Rescue workers in Haiti try to reach towns cut off by storm

The high winds of Hurricane Matthew roar over Baracoa, Cuba, Tuesday, Oct. 4, 2016. The dangerous Category 4 storm blew ashore in Haiti, unloading heavy rain as it swirled on toward a lightly populated part of Cuba and the Bahamas. (AP Photo/Ramon Espinosa)
The high winds of Hurricane Matthew roar over Baracoa, Cuba, Tuesday, Oct. 4, 2016. The dangerous Category 4 storm blew ashore in Haiti, unloading heavy rain as it swirled on toward a lightly populated part of Cuba and the Bahamas. (AP Photo/Ramon Espinosa)

PORT-AU-PRINCE, Haiti (AP) — Rescue workers in Haiti are struggling to reach towns that were cut off by Hurricane Matthew.

The full extent of the death and destruction from the storm in Haiti still isn’t known, even as the storm moves on. It’s now started battering the Bahamas, and it’s triggering large-scale evacuations along the U.S. East Coast.

A woman carries a child through a waterlogged street as they head to a shelter under the pouring rain triggered by Hurricane Matthew in Leogane, Haiti, Tuesday, Oct. 4, 2016. Matthew slammed into Haiti's southwestern tip with howling, 145 mph winds tearing off roofs in the poor and largely rural area, uprooting trees and leaving rivers bloated and choked with debris. (AP Photo/Dieu Nalio Chery)
A woman carries a child through a waterlogged street as they head to a shelter under the pouring rain triggered by Hurricane Matthew in Leogane, Haiti, Tuesday, Oct. 4, 2016. Matthew slammed into Haiti’s southwestern tip with howling, 145 mph winds tearing off roofs in the poor and largely rural area, uprooting trees and leaving rivers bloated and choked with debris. (AP Photo/Dieu Nalio Chery)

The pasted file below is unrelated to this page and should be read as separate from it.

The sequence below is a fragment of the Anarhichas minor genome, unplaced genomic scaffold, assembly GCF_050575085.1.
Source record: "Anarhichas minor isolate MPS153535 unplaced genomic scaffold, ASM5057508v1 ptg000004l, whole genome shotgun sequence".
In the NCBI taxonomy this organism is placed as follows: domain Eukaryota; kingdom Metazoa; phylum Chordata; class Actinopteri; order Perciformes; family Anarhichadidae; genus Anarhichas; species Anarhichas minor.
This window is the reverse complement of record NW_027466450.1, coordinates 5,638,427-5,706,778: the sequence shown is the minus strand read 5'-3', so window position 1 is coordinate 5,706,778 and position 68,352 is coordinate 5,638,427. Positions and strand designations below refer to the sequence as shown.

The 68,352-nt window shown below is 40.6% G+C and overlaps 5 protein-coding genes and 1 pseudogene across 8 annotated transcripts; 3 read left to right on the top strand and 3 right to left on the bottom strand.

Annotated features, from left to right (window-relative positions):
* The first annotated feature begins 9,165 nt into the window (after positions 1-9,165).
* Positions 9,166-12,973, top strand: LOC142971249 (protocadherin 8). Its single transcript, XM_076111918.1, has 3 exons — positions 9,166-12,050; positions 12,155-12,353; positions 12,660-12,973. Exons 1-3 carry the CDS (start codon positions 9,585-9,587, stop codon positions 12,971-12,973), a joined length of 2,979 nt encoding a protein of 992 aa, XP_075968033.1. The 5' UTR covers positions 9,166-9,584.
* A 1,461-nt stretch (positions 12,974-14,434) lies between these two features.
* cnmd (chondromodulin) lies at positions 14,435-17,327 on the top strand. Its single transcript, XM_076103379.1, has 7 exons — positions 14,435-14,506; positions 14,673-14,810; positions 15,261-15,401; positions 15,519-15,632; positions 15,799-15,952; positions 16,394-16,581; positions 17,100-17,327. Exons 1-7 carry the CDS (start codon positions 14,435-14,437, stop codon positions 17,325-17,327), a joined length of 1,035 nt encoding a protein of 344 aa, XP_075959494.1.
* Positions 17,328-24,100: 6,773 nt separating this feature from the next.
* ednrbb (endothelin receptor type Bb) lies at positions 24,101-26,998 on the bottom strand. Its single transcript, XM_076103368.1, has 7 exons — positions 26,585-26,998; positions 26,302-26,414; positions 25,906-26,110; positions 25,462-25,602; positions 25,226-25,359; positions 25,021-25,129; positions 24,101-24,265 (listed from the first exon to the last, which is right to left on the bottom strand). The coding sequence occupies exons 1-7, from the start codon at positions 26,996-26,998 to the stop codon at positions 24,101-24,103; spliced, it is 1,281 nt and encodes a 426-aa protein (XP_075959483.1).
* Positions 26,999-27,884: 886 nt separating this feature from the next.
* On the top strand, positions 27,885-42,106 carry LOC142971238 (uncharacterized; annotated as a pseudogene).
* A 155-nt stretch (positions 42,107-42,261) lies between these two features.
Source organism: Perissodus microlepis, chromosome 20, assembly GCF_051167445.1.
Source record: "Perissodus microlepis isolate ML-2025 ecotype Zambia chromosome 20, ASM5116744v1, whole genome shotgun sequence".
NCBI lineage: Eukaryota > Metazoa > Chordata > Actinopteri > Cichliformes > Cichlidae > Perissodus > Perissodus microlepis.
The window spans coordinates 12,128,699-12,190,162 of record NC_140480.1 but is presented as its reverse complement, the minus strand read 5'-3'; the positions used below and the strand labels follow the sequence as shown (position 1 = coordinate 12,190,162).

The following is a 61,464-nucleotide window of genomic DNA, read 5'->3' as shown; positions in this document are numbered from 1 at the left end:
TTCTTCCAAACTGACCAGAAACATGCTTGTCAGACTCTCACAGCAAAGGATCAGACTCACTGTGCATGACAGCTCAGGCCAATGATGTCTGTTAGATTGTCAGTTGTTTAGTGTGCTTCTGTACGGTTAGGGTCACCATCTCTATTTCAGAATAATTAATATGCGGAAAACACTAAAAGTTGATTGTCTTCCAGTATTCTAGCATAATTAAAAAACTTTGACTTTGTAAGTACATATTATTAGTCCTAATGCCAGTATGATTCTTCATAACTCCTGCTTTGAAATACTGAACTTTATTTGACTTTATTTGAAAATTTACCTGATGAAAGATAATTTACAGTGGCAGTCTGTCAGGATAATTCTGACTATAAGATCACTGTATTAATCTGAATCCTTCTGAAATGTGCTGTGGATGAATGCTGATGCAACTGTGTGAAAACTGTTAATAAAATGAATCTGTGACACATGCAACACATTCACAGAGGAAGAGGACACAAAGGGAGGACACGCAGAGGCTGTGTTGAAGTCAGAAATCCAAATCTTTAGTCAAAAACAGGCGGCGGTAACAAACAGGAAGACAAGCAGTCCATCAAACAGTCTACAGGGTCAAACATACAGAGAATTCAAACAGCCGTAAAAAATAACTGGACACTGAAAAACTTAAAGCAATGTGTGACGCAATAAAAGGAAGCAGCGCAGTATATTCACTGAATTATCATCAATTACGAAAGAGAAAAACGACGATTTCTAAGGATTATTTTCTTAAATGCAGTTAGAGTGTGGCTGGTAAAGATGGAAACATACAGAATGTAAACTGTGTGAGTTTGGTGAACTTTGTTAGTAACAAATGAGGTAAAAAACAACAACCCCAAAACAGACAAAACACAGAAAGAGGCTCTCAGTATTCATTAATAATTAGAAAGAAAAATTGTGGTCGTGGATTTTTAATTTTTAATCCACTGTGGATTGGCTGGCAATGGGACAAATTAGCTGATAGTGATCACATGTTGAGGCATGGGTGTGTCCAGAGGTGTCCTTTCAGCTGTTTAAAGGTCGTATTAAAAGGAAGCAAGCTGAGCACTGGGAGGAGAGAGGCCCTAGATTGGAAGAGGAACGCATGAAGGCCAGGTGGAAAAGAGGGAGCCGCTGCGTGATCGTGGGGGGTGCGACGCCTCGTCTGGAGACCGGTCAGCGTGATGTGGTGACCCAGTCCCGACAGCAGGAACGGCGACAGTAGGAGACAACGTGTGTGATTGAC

At least 11 deaths have been blamed on the powerful storm as it marched across the Caribbean over the past week. Five of the deaths were in Haiti. The western tip of that country is now isolated, with a bridge washed out and phone communications down.

With top winds now reaching 120 miles an hour, Matthew has been pounding the southern Bahamas with heavy rain and storm surge.

Forecasters said the storm could hit Florida — or come dangerously close — late tomorrow or early Friday and then scrape its way up the East Coast toward the Carolinas over the weekend.

With stronger winds than even Superstorm Sandy in 2012, Matthew could become the first major hurricane to blow ashore in the U.S. since Wilma slashed across Florida in 2005.

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